Digital MarketingEmail MarketingPodcasts in E-Newsletters: Give Your Articles a Voice

Podcasts in E-Newsletters: Give Your Articles a Voice

Has reader fatigue set into your newsletter? Hear what’s new for e-newsletters.

Have you noticed a little reader fatigue setting into your e-newsletter publishing efforts? Now you can get your readers to perk up their ears for what you have to say by adding podcasts to your e-newsletters.

IMN, a leading e-communications service provider, recently introduced podcasting to its Web-based e-newsletter service through its own e-newsletter, “Informed Marketer News” and is offering the capability to other e-newsletter publishers. Tune in for yourself. As you can see, a full transcript of the podcast appears on the same page to give readers the option to listen or read at their own convenience.

I talked with David A. Fish, CEO of IMN, on the venture’s outcome, and he reports great results. He said this podcast/transcript combination outperforms the next most popular article in the e-newsletter by 225 percent — something he could measure since IMN’s e-newsletter platform can track podcast consumption as easily as any other text or link.

Since e-newsletter podcasts are relatively new, I had a few questions for Dave that may be occurring to you as well.

Gedney: What applications do you see for podcasts in e-newsletters?

Fish: Right now, if you go to the Web site of any big technology provider, such as IBM, you can download podcasts. Putting podcasts in an e-newsletter is just a logical extension of this strategy. Technology vendors could, for example, produce a podcast Q and A interview in place of a written white paper.

You can also feature recorded product testimonials or new product announcements. Many e-newsletter marketers open their e-newsletter with a letter from the editor, and podcasts make these notes even more personal.

Gedney: How does podcasting work in a cubicle culture, where there are no barriers to block out sound?

Fish: If you walk around in a lot of today’s offices, you’ll see that an iPod culture is evolving, particularly at high-tech companies. iPod ownership is off the charts among IT professionals. Also, many teleservice and salespeople wear headsets as part of their work. Most upper managers still have their own offices and can shut a door, and many people telecommute from home.

Gedney: How long should a podcast be?

Fish: We’re recommending a maximum length of anywhere between 15 and 30 minutes. Our feeling is if someone is going to commit their undivided attention to your podcast, they have a real interest in your topic and will give you the time to explore it. For example, I’ll listen to podcasts while eating lunch.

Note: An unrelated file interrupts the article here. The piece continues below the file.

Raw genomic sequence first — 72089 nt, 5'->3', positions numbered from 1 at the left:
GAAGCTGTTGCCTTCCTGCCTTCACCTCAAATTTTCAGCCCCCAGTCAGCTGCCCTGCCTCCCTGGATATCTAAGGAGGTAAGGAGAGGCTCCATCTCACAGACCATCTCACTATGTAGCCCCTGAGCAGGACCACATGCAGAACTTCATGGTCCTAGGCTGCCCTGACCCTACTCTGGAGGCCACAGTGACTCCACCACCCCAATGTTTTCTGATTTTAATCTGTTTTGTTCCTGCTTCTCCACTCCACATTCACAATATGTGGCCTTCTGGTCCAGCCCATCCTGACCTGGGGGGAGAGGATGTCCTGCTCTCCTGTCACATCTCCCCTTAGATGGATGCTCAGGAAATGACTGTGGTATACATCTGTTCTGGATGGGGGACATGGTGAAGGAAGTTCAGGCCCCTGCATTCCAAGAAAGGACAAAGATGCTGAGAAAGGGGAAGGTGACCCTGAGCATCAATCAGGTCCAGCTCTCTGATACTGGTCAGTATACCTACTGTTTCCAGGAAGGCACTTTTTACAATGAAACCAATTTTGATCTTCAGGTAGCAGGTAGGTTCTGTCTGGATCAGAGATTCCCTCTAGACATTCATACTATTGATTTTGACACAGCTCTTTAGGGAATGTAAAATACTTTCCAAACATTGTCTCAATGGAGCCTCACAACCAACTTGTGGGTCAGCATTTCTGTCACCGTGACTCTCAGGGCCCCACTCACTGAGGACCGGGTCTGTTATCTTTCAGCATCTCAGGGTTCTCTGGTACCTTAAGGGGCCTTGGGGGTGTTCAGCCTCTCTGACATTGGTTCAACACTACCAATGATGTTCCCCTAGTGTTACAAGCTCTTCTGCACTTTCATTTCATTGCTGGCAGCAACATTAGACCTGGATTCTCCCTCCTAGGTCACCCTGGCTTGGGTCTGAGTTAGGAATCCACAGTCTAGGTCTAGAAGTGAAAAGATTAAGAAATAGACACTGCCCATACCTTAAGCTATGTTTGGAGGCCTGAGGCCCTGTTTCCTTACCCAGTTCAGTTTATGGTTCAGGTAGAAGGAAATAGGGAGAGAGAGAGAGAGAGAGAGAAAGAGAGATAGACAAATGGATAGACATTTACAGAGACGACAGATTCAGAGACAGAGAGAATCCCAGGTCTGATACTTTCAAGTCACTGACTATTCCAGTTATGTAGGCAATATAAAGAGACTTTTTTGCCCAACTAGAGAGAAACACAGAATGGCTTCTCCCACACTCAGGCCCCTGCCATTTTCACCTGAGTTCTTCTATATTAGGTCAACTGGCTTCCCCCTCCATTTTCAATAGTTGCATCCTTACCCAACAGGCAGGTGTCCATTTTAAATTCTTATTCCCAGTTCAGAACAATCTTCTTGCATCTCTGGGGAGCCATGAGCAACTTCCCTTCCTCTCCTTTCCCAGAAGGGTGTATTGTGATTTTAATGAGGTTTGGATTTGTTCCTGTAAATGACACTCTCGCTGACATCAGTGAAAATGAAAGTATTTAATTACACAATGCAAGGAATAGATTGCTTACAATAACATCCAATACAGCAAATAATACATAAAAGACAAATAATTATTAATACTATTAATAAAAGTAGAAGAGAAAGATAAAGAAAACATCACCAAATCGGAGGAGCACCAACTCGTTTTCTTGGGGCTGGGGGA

Gedney: How important is including a written transcript of the podcast?

Fish: At this point, we’re seeing that about half the people listen to the podcasts and half read the transcript. So, to reach the most people, we recommend that you publish both for now. Though over time, as podcasts gain even more traction, transcripts may become less necessary. It’s too soon to tell.

Gedney: What does it take to produce your own podcast?

Fish: All you need is MP3 recording software (there is a lot of low-cost software and freeware out there) and a microphone. From there, we can load your MP3 file into your e-newsletter as easily as we can insert a graphic.

Gedney: What does it take to listen to a podcast at work? Does every PC have the capability? Do you need an iPod?

Fish: Every PC can play MP3 files with QuickTime or other easy-to-download programs. You just need speakers or a headphone to listen. Of course, you can also download to your iPod.

Gedney: Do you foresee an upsurge in vocal coaching as we all become broadcasters?

Fish: Our experience is that the less scripted you sound, the better. Listeners want to hear from real, live people with all their quirks and idiosyncrasies. Of course, no one will listen to anything that is unintelligible, but that’s rarely an issue.

Thanks, David. In my own experience, I’ve listened to podcasts in e-newsletters from fellow business coaches. Curious to hear what they sounded like in real life, I tuned in immediately to their first podcasts. Although sometimes the listening experience was seamless in that the person’s voice was a real reflection of her writing style, in other cases, the dissonance was quite jarring, with too many “ums” and “duhs” to sound professional.

If you’re considering a podcast of your own voice, you may want to ask some friends and colleagues for an honest critique. Remember, back when “talkies” were introduced, a lot of silent-screen stars were put out to pasture!

For me, it may be time to finally get some voice training to tone down my New York accent before ClickZ requires columnists to podcast. Otherwise, readers might start saying “Fuhgeddaboutit!” after tuning in!

Want more email marketing information? ClickZ E-Mail Reference is an archive of all our email columns, organized by topic.

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